Donald and Hilary might not have the moral character that we would like Presidential Candidates to have but power of money has made this choice.for us
    Asking the church not to support Donald Trump because you fear he might interfere with your agenda or the LGBT, is not right. You and I have to vote on what is best for this country. Hilary represents the establishment , special interest groups , Wall Street and a global economy at the expense of the American workers, Open Boarders and politicians in both parties. All those people and groups have gotten this country in the bad shape we are in. This country is in very bad financial ,educational shape , loss of jobs and high medical cost are killing the middle class .We the voters have let this happen. the Democrats want tell us how to live what we should eat now what we should think, what and how we should believe THE Goverenment Knoews whats BEST. They don’t.
    Donald is against all that , He wants a Strong Military, Fix the VA, Restore the education system , Fix Health care, support the Constitution as written, Close the boarders , deport illegal aliens and foreign criminals. Fix the Justice dept and FBI. so everyone gets the same equal rights . Also the biggest most discriminated Americans in this country , The Inner city African American Community . They have been kept enslaved by the democratic Party for over the last fifty years. All for their vote. They have received nothing in return. Their children have no chance for the American dream. the education system in the inner cities are a disgrace and are all controlled by the Democrats . Donald also is going to introduce legislation for term limits. Which is needed ,So at the next election we can have men and woman who believe in liberty and freedom for all to live and practice their faith and lives without the government interfering , Running for office . I’m going to pray that any who read this ask God to help them choose the right candidate who will lead this country back to God and what is right for all.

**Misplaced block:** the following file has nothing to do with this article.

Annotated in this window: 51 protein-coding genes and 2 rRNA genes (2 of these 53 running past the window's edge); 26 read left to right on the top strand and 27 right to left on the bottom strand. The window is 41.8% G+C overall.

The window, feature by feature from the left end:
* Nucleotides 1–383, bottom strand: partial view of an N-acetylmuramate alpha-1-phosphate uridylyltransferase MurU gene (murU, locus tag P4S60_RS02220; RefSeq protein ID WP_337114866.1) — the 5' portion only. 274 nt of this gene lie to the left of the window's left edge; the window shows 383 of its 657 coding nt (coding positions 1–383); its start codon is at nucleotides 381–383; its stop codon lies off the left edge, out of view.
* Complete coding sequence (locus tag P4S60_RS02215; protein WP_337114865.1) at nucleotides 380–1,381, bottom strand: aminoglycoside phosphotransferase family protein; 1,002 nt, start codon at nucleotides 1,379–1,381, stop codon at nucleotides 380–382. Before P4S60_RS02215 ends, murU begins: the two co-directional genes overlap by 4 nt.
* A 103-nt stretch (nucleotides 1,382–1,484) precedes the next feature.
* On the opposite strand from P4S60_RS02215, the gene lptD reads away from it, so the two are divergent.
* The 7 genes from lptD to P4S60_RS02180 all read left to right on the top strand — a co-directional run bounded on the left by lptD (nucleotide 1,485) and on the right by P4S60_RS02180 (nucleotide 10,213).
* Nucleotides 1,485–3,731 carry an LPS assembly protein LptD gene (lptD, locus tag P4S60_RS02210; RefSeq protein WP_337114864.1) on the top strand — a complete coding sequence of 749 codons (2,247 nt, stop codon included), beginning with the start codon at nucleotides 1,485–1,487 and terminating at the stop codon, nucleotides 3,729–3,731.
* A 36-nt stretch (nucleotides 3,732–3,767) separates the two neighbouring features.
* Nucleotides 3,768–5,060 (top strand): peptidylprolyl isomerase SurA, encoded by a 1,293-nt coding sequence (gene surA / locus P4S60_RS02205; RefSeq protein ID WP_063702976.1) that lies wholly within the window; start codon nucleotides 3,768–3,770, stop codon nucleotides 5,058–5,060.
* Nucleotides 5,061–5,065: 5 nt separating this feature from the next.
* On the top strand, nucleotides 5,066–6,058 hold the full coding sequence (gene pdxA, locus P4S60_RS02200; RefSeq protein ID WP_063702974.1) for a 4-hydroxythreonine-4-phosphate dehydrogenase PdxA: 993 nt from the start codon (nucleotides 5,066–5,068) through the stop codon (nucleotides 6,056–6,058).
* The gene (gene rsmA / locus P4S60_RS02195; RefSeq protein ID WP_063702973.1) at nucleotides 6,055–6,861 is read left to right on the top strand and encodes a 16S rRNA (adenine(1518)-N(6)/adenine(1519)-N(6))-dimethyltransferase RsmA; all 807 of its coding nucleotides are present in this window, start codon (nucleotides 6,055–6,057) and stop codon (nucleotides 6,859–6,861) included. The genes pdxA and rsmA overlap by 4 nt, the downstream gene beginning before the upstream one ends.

3. John, I’m writing in response to the thoughts you expressed on Oct. 14. First of all, may I offer condolences on the loss of your partner. I am so sorry. And I commend you on the clarity of your focus. Neither our country, nor our government, nor any of us are without fault. But I find it objectionable to paint the two Presidential candidates with the same brush, labelling both of them inadequate and corrupt. You are correct in denouncing Trump as incapable of leading our nation and in urging us to vote for Hillary Clinton and give her the respect she so deserves. If the Church “cannot” support one candidate over the other, it does great harm by adding so much unconstructive negativism to the pain-filled circumstances of so many of us. The Beatitudes are clearly more appropriate. May you always know God’s love and peace.

  4. I am amazed and saddened at the rhetoric that is being disseminated in these pages. For some reason the Democratic party is demonized and its members are considered to be traitors. Mr. Trump is portrayed as an outsider who is going to ride into Washington on a white horse and sweep the government clean and restore Christian values. One has only to look at Mr. Trump’s own personal life to question his understanding of Christian values. Any candidate endorsed by the leader of the Ku Klux Klan would seem to me to be an unacceptable choice not only for Christians but for any voter with a social conscience.